Football League attack & defence monster chart

As I’ve already analysed the divisions individually in the 3 previous posts this week, I’ll just leave the combined diagrams I promised here for your enjoyment. A quick explanation in case you haven’t seen these before:

  • The first shows the average number of goal attempts created per match versus the average number of attempts required for a goal to be scored.
  • The second shows the average number of goal attempts faced per match versus the average number of attempts it takes for the defence to be breached.
  • Both axes are centred on the average values for the Football League, which allows the teams to be grouped roughly into quadrants summarising how they compare to the rest.
  • Comparing a team’s position on both charts gives an (admittedly not definitive but nonetheless informative) view of their current attacking and defensive performance.
  • Both charts can be clicked to bring up enlarged versions in separate tabs, which I’d strongly recommend.

A few quick examples to give you the idea:

  • Bristol City have the most wasteful attack in the Football League, needing 14 shots on average to score a goal, while the likes of MK Dons and Port Vale only need around 5 and half.
  • Brighton and Exeter create the fewest chances, but the Seagulls are much better at putting away the ones they do create.
  • Crawley and Burnley create the most, but neither are particularly efficient. Eddie Howe’s men in particular are quite wasteful, while Hull‘s profligacy is also worth a mention.


Again a few quick observations:

  • Swindon are the best side in the Football League at restricting their opponents’ chances, facing virtually half as many attempts at their goal as Peterborough.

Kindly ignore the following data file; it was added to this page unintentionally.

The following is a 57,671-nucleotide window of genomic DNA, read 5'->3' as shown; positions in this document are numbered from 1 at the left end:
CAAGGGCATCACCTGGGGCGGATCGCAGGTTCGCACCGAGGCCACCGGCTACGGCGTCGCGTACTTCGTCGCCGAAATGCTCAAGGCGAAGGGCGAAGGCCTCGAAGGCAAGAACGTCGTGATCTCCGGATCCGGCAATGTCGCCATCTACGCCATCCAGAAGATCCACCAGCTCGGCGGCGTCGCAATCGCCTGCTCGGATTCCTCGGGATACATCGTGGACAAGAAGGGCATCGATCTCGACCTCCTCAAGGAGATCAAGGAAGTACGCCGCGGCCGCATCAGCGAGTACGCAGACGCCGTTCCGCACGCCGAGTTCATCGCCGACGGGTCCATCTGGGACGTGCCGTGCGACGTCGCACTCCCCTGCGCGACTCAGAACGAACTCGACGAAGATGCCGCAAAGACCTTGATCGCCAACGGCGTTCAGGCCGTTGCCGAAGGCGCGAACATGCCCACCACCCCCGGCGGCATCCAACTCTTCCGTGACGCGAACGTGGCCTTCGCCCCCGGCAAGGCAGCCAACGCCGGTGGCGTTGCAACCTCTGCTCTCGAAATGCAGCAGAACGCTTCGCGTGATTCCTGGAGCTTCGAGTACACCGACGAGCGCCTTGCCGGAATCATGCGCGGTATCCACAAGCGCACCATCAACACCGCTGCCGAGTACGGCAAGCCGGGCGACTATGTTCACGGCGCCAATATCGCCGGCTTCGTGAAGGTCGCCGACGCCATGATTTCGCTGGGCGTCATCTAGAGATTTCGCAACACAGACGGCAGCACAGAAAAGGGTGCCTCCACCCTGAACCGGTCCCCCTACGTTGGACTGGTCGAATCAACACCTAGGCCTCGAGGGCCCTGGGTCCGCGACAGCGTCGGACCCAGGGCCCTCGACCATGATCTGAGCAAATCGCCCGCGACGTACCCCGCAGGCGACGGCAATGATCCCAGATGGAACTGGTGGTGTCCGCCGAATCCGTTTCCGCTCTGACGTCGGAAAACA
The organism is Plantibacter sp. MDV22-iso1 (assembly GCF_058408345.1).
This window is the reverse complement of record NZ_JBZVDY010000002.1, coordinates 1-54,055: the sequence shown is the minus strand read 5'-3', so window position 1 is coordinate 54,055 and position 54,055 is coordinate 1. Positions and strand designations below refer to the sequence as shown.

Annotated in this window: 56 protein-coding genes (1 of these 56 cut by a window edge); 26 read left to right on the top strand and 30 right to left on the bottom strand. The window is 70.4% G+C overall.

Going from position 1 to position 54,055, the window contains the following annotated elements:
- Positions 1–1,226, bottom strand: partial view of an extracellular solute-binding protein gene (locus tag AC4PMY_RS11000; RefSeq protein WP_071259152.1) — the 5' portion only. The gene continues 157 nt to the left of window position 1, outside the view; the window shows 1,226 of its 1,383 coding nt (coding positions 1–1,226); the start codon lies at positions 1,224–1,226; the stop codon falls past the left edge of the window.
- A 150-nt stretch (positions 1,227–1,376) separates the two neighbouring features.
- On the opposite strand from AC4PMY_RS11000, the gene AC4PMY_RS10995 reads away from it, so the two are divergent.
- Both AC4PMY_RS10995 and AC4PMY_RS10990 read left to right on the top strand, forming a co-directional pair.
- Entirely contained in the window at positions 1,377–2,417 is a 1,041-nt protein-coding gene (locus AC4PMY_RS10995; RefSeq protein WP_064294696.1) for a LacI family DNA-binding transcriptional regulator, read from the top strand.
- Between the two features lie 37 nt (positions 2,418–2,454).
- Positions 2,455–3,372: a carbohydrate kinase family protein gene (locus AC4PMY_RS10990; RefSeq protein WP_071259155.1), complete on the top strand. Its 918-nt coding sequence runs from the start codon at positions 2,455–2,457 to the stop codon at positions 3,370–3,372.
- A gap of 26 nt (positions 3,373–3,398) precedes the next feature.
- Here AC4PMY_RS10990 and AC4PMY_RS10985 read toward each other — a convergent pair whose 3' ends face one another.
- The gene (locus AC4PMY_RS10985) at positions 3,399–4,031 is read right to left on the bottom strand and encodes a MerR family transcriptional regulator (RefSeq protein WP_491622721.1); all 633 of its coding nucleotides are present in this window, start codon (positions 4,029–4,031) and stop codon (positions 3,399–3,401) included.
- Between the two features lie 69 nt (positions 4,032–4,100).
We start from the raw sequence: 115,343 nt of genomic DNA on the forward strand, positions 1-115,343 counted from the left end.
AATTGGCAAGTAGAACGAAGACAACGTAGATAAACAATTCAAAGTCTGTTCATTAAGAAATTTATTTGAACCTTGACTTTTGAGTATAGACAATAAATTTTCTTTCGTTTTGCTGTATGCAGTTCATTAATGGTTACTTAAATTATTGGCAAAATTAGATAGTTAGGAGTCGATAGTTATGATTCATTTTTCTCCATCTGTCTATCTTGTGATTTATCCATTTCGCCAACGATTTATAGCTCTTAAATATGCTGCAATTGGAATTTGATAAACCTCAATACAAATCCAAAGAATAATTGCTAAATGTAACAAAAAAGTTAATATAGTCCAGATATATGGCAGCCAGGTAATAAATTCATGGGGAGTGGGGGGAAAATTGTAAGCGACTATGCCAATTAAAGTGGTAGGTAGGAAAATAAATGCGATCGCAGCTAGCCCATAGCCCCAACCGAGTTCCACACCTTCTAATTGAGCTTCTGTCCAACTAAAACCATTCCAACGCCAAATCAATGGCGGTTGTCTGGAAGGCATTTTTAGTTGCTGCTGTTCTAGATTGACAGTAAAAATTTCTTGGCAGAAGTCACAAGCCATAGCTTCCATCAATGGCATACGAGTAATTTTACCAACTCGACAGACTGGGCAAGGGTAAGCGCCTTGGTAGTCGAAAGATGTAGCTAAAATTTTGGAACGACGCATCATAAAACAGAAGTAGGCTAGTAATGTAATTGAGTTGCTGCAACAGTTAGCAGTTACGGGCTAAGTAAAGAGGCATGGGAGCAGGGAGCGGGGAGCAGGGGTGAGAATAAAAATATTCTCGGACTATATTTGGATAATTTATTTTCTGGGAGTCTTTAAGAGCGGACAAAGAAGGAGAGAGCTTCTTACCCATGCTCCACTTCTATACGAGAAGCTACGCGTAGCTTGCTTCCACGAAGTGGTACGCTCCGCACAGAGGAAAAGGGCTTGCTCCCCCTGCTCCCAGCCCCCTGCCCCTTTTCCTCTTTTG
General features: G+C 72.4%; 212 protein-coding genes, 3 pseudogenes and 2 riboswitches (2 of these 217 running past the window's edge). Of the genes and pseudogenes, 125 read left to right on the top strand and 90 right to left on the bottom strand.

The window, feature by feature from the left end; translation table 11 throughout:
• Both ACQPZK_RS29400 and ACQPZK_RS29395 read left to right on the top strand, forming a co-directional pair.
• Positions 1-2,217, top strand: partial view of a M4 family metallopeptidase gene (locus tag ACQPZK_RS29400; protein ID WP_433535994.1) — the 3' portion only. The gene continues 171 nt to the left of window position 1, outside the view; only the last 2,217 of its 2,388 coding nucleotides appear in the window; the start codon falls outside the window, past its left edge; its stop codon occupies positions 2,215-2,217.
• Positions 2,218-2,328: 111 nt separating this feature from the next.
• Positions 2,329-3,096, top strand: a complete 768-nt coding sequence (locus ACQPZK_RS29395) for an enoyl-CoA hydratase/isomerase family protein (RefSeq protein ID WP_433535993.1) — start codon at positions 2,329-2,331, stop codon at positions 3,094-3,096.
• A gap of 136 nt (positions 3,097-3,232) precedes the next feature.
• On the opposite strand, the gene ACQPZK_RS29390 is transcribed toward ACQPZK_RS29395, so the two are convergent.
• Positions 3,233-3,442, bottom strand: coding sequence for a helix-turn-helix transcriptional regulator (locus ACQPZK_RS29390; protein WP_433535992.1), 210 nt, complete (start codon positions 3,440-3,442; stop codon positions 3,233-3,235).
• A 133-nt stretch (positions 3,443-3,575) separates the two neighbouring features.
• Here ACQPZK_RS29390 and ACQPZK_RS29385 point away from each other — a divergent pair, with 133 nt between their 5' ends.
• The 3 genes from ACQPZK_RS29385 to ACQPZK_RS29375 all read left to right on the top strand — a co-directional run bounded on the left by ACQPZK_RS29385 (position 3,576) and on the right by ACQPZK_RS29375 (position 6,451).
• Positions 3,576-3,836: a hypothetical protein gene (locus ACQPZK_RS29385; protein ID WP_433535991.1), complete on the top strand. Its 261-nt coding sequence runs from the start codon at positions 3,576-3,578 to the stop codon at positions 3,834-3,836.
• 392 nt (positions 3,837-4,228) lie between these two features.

• Torquay, Morecambe and Derby all have very busy but equally able defences, but they could all learn from Charlton, who are not only more efficient but seem to have the knack of stopping their opponents from shooting in the first place.
  • Northampton and Nottingham Forest have the least resilient defences, although the latter are much better at closing off the other side’s supply lines.

Here’s a list of links to the detailed posts on individual divisions, which include more detailed commentary and also trendlines showing movement since 2011:

A very quick request…

If you could click play on the video below that’d be great, and if you find yourself watching it all the way to the end and decide to share it with others that’d be absolutely brilliant.

It’s a short and very well-made film about my using Twitter to connect fans of Torquay United all around the world, including lots of inspirational footage from an evening match at Plainmoor. It’s had over 23,000 views so far, which will hopefully convince you that it’s worth watching. I’d love for it to be seen as widely as possible, so any effort you’re willing to make towards this will be warmly appreciated. As soon as you click play it counts as a view, so that’d be enough for me.

Many thanks!

8 thoughts on “Football League attack & defence monster chart

  1. Fantastic stuff. Fellow risk management type (actuary) so I really enjoyed the video. Just stumbled on to your site by way of Zonal Marking and looks great…keep it up.

  2. Great, great stuff! I this video is so brilliant! Many thanks for this mate! And I have one quick question: I have my own blog about Spanish La Liga and I did something similar to you, I mean diagrams of Attack and Defence in La Liga, and I wanted to ask you about permission to publish it? because it’s yours idea, I’m from Poland and my blog is in Polish.

    Cheers, and thank you for wonderful work!

  3. I don’t want to spam you, but I’ve made another diagram inspired by your post ‘Foul intelligence’. Again it’s about La Liga, it’s in Polish (I know, I know :) and I also add new diagram “tackles per game vs. cards per game” and it’s quite intersting. And I didn’t know what to do with red cards as well, I’ve just copied your idea…

    Hope you don’t mind.

    Once again thank you very much for inspiration.


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